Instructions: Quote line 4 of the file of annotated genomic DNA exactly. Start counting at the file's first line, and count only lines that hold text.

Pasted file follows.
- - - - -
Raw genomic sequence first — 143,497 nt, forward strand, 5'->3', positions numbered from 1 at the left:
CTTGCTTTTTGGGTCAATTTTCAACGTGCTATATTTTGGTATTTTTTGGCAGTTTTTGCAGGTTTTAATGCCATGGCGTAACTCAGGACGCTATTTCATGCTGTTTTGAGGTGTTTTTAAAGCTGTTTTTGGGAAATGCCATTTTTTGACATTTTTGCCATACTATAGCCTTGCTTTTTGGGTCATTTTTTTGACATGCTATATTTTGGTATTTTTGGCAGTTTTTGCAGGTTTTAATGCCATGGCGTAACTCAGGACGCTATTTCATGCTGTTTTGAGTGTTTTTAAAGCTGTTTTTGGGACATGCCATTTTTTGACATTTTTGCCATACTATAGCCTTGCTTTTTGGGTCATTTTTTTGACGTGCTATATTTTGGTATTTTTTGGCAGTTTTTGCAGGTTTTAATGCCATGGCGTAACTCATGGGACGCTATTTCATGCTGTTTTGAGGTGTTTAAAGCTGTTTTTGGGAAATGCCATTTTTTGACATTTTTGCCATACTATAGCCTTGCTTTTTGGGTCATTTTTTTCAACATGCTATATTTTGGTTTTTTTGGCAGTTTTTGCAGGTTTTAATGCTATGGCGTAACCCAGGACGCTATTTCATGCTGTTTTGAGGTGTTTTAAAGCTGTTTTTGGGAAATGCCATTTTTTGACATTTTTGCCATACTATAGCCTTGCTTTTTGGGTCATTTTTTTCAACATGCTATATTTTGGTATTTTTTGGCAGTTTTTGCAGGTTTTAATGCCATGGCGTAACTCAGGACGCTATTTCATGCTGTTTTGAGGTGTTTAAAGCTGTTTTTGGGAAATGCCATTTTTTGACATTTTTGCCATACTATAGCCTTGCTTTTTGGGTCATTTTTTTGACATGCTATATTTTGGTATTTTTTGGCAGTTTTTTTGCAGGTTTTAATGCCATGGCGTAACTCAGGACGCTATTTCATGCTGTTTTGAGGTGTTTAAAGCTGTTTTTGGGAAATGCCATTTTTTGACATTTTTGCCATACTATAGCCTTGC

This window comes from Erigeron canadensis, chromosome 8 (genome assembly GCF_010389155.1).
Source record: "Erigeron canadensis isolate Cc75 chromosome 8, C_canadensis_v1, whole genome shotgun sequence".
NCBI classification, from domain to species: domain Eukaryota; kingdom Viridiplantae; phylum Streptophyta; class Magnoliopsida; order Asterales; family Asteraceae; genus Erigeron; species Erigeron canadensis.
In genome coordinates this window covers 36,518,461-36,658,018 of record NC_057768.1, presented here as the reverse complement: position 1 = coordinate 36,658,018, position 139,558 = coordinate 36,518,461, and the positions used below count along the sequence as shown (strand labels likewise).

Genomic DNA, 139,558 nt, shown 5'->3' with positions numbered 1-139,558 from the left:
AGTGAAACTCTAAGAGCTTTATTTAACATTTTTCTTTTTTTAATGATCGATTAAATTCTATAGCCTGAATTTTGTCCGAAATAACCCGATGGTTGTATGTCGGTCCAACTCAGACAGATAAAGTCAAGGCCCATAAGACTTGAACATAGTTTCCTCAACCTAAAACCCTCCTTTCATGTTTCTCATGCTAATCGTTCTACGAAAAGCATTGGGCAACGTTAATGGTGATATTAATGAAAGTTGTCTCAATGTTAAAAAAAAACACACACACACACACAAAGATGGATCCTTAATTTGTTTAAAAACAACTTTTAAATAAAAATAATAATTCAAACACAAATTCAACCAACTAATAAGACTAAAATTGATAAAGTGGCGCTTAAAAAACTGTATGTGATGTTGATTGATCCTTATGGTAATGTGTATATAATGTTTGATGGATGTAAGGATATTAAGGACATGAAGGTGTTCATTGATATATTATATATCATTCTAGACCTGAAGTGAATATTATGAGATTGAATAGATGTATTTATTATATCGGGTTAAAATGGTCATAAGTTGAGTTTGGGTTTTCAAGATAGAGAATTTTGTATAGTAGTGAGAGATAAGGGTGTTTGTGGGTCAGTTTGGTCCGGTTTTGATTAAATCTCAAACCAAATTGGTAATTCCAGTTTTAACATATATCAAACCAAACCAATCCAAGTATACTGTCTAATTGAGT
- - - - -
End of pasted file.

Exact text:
Source record: "Erigeron canadensis isolate Cc75 chromosome 8, C_canadensis_v1, whole genome shotgun sequence".